Research Portfolio Post 4: Article Comparison

Ba and Bhopal claim that there is a significant need for improved care for survivors and highlight their trepidations about the long-term impact of wartime sexual violence on survivors, and their families[1]. Through analyzing data from 3075 different research papers in the field and almost 400 reference lists and personal communications by use of Microsoft Excel and MetaXL, Ba and Bhopal conducted the “systematic review” of data from 20 different case studies from 6 different countries. They also used mixed-method appraisal tools to ascertain the health results of wartime sexual assault on civilians since 1981. The paper predominantly draws on quantitative data, along with analysis of existing mixed method studies.

Similarly, Woldetsadik claims that Ugandan women suffer from “untreated trauma, lack access to mental health care, and face economic hardships.[2]” She utilises a “trauma processing” model by Remer and Ferguson to explore long-term impacts, in addition to semi-structured interviews with Ugandan women and Ugandan government surveys. Additionally, Woldetsadik makes use of a dataset known as GEO-SVAC, which provides an event-based geographic dataset of conflict events and presents a mix of qualitative and quantitative data to review the variety of different sources she makes use of.

Both of the research papers are arguably neo-positivist in the approach to their methodology, by relying heavily on case studies and statistical analysis. Despite their differences in focus and overall methods, they come to relatively similar conclusions about the topic they are discussing – stating the importance of improving care for survivors of sexual assault in conflict.

These papers relate to my research because they represent the angle and the kind of approach that I want to utilise in my own research paper. I believe that these two works provide a very clear nod to the existing conversation in the field and provide me with an introduction to the kind of data and methods that are currently pertinent to research in this area. In addition to this, it presents an insight into what kind of research is lacking in the field, which I believe is discourse on the post-trauma care framework.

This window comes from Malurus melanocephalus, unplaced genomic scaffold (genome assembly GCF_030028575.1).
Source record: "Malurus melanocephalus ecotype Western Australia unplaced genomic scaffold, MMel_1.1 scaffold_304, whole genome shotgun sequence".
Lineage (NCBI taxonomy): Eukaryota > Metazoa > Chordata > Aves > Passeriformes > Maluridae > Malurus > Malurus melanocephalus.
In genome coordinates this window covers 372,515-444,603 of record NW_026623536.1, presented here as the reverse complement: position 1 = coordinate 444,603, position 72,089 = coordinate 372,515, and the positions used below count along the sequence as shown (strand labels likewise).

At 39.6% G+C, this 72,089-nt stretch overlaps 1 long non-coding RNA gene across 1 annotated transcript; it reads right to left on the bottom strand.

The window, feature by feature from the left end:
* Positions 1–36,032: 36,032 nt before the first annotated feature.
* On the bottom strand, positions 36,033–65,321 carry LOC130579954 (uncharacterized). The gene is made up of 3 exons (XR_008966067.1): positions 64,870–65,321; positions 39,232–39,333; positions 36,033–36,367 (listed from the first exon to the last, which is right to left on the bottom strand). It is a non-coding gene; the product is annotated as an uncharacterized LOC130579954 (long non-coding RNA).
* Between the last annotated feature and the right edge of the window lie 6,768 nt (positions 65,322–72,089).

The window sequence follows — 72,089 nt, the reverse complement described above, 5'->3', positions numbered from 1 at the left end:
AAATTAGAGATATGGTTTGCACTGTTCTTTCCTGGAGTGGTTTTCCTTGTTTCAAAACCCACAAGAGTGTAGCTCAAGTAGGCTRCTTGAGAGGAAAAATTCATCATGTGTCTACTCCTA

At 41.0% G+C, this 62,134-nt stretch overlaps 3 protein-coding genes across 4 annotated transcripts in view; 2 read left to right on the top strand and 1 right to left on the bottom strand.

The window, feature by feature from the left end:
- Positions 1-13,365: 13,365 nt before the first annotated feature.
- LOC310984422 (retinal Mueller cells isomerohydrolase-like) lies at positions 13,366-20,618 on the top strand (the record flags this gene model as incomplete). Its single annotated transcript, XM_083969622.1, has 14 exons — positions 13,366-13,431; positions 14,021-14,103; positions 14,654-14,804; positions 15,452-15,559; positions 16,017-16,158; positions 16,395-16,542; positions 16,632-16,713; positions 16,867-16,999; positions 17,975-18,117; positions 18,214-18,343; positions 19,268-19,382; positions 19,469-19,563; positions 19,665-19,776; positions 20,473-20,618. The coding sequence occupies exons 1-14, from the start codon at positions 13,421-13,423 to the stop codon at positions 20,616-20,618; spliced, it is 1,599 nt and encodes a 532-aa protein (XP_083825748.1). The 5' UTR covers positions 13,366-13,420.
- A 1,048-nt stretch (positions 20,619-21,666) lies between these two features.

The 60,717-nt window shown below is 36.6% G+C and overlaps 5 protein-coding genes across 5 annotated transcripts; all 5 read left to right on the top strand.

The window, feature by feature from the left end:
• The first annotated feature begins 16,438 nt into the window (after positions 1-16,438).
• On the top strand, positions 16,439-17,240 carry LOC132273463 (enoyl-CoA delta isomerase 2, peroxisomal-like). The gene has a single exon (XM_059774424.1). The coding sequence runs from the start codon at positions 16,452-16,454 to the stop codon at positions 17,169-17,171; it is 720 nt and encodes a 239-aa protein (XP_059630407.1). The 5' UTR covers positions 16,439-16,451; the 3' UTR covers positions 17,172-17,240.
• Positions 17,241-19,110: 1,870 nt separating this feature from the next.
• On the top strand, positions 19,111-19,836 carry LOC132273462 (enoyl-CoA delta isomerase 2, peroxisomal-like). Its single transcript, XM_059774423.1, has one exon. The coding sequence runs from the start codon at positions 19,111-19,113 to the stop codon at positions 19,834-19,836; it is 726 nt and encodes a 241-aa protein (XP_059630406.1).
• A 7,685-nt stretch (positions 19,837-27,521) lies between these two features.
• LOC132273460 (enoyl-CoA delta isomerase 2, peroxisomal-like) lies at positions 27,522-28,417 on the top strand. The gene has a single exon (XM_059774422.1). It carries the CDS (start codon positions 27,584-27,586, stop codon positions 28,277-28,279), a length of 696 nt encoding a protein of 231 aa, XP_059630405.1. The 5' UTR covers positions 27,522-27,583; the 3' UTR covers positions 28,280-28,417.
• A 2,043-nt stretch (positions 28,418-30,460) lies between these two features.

[1]Ba and R. S. Bhopal, “Physical, Mental and Social Consequences in Civilians Who Have Experienced War-Related Sexual Violence: A Systematic Review (1981-2014),” Public Health 142 (2017): 121–135.

[2]Mahlet Woldetsadik, Long-Term Effects of Wartime Sexual Violence on Women and Families: The Case of Northern Uganda (RAND Corporation, 2018), accessed September 20, 2019,

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  1. Paroma, I think the research papers you choose present an interesting background for your topic. They provide a good example about the conversation currently taking place involving sexual assault and conflict, and present possible methodologies used to study and understand the relationship. I think it is important as we begin researching and creating our own research questions and topics to ask what we see missing or is something that we can clarify upon within our topics. I think you do a great job with this when you point out that the studies do not talk about post-trauma care framework. I think this is a really great starting point to delve into with more research, especially being mindful of the methods other researchers use to study and explain their findings. You said that the papers heavily rely on quantitative data, but are there other report or studies you can find with qualitative data? And are there other studies that are interpretivist rather than neo-positivists? These questions could possibly give you another perspective to consider while beginning research. Great job and good luck on your future research!

  2. Hi Paroma! One of the things I most enjoyed about your post was your discussion of how the sources dealt with databases/surveys that included massive amounts of qualitative and quantitative methodology. Getting an idea this early in the research process about how to grapple with datasets that could probably be analyzed in countless ways is probably going to be really useful when you start trying to find data yourself. I am still curious about the broader school of thought that these articles fall within. Although both neo-positivist you mention that they have different focuses but ultimately come to the same conclusion. When defining your camps for the literature review, it may be worth thinking about which of those features matter: the broad focus, the method employed, the general conclusion, or maybe something else entirely.

  3. Paroma — you’ve identified two articles that are relevant to your research and you do a good job discussing them in terms of the main methodological approach that each article takes. Beyond the key claims that you identify in each article, what other methodological aspects are important in these pieces? For instance, what key independent variables are tested? What kind of overall explanation does each article offer for puzzles like yours (such that you could think about whether those explanations are at the center of one or more of the conceptual groupings of scholars that you could analyze in your literature review)?

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